Ubiquitination screen using protein microarrays for comprehensive identification of Rsp5 substrates in yeast.

Gupta R, Kus B, Fladd C, Wasmuth J, Tonikian R, Sidhu S, Krogan NJ, Parkinson J, Rotin D - Mol. Syst. Biol. (2007)

Phage display logos. Peptides identified as substrates of Rsp5, using the phage display system, were aligned and are graphically displayed as logos, as shown in Figure 3 above.
© Copyright Policy - open-access
Related In: Results  -  Collection

License
Show All Figures
getmorefigures.php?uid=PMC1911201&req=5

f4: Phage display logos. Peptides identified as substrates of Rsp5, using the phage display system, were aligned and are graphically displayed as logos, as shown in Figure 3 above.
Mentions: To further confirm these findings, we performed a modified phage display screen to explore substrate specificity of each of the three WW domains of Rsp5. All peptides identified through this screen (over 300) were found to contain a PY motif. Consistent with data presented above, Ser and Ala were both found to be preferred at the third position (Figure 4). More interestingly, the most common amino-acid residue associated with the third position was Pro, suggesting an important biological role for this residue.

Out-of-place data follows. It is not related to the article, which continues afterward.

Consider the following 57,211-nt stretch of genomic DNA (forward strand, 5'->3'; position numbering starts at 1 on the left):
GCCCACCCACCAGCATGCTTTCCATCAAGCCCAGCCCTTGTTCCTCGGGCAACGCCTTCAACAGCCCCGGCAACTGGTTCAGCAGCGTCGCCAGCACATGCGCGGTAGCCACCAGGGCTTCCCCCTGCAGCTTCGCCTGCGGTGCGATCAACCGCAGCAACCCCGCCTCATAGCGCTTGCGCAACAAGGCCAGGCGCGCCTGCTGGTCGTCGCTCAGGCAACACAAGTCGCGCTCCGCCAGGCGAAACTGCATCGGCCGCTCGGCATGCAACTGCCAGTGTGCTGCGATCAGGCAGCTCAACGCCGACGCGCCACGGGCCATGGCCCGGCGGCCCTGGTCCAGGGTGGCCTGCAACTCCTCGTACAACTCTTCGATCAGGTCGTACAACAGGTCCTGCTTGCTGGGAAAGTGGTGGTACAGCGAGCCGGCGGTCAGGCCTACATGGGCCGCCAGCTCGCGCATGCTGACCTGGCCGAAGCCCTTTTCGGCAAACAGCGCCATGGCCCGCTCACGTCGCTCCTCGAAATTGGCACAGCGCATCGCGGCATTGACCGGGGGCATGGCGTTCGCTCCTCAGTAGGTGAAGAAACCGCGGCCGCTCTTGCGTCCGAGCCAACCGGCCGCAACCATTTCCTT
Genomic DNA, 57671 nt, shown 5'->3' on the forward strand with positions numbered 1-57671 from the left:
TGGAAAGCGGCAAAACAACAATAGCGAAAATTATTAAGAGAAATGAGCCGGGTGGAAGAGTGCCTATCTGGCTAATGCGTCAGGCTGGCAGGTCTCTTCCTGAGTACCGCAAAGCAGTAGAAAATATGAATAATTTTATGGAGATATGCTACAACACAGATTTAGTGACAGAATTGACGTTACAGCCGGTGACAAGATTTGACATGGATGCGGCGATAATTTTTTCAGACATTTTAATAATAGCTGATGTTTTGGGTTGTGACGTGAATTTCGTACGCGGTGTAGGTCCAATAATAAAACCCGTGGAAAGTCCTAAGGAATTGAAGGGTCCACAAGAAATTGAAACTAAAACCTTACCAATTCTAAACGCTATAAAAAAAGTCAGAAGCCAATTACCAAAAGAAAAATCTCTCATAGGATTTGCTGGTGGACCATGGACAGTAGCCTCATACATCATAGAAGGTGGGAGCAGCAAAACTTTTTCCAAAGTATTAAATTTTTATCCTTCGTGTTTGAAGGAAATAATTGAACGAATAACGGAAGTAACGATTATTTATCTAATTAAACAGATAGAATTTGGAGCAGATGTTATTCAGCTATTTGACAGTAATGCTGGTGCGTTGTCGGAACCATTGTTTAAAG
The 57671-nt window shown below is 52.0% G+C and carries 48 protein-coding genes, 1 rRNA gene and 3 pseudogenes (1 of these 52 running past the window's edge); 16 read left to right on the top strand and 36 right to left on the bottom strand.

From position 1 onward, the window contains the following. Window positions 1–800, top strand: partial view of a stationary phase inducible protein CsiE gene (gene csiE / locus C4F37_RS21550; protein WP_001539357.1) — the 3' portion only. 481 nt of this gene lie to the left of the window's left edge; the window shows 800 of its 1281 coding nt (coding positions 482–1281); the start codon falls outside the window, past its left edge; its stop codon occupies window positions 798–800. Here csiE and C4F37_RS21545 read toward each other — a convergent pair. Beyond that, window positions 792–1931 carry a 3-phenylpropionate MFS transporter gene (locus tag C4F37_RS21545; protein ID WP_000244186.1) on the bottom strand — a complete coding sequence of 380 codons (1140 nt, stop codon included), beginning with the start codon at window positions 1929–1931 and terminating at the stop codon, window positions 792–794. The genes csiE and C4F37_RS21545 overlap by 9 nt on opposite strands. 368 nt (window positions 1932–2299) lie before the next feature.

Bottom Line: Using the yeast E3 Rsp5 as a test system to identify its substrates on a yeast protein microarray that covers most of the yeast (Saccharomyces cerevisiae) proteome, we identified numerous known and novel ubiquitinated substrates of this E3 ligase.Our enzymatic approach was complemented by a parallel protein microarray protein interaction study.Examination of the substrates identified in the analysis combined with phage display screening allowed exploration of binding mechanisms and substrate specificity of Rsp5.

View Article: PubMed Central - PubMed

Affiliation: Program in Cell Biology, The Hospital for Sick Children, Toronto, Ontario, Canada.

ABSTRACT
Ubiquitin-protein ligases (E3s) are responsible for target recognition and regulate stability, localization or function of their substrates. However, the substrates of most E3 enzymes remain unknown. Here, we describe the development of a novel proteomic in vitro ubiquitination screen using a protein microarray platform that can be utilized for the discovery of substrates for E3 ligases on a global scale. Using the yeast E3 Rsp5 as a test system to identify its substrates on a yeast protein microarray that covers most of the yeast (Saccharomyces cerevisiae) proteome, we identified numerous known and novel ubiquitinated substrates of this E3 ligase. Our enzymatic approach was complemented by a parallel protein microarray protein interaction study. Examination of the substrates identified in the analysis combined with phage display screening allowed exploration of binding mechanisms and substrate specificity of Rsp5. The development of a platform for global discovery of E3 substrates is invaluable for understanding the cellular pathways in which they participate, and could be utilized for the identification of drug targets.

Show MeSH